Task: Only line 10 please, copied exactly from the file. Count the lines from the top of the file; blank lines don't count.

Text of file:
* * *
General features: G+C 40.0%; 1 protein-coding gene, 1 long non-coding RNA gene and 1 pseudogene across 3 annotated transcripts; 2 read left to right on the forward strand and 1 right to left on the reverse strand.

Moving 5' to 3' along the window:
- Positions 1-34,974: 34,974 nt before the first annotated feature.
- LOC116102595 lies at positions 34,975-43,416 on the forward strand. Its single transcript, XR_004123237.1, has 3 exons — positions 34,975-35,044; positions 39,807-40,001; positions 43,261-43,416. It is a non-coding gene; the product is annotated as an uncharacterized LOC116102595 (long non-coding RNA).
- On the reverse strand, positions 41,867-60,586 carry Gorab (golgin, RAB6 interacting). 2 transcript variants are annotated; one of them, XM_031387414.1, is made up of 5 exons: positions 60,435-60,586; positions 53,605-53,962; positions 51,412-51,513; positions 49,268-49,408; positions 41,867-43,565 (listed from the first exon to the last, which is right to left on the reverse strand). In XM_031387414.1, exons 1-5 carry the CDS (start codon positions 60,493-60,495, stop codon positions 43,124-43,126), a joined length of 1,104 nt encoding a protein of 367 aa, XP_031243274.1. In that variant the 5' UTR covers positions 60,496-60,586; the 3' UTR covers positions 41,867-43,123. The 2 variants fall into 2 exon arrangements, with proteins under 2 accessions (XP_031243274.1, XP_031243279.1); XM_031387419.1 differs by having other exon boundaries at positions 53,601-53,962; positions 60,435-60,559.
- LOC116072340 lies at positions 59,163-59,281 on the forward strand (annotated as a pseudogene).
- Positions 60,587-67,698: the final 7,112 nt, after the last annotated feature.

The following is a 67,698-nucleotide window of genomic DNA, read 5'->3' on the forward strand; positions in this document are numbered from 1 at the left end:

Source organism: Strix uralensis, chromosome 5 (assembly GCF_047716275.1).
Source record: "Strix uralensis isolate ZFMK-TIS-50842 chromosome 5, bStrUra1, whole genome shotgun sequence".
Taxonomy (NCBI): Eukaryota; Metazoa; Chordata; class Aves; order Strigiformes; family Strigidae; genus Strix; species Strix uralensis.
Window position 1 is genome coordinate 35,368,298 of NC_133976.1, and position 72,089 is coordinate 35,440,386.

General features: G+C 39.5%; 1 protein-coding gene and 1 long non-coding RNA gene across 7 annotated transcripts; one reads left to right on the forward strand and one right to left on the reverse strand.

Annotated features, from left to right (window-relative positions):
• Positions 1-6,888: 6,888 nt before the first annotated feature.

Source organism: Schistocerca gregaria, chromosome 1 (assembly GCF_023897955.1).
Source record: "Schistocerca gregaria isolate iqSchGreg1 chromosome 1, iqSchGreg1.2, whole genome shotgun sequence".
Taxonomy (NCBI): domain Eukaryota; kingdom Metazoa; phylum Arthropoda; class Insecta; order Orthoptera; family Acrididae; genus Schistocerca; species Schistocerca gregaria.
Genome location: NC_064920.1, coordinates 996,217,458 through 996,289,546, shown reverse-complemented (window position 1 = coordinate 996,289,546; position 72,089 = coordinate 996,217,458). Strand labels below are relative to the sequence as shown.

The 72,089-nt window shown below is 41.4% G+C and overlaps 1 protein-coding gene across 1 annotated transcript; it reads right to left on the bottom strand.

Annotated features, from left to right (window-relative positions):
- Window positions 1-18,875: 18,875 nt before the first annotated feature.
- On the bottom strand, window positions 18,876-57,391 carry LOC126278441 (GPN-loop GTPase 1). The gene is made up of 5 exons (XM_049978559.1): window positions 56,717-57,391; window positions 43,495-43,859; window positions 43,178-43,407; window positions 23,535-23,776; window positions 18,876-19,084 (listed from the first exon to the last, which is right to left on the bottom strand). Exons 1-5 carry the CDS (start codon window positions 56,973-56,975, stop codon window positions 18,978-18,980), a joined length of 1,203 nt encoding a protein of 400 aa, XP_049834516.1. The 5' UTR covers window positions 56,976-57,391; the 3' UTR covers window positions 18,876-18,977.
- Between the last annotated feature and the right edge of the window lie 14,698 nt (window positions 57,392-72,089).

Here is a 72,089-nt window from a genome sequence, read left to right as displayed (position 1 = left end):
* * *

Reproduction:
Source record: "Strix uralensis isolate ZFMK-TIS-50842 chromosome 5, bStrUra1, whole genome shotgun sequence".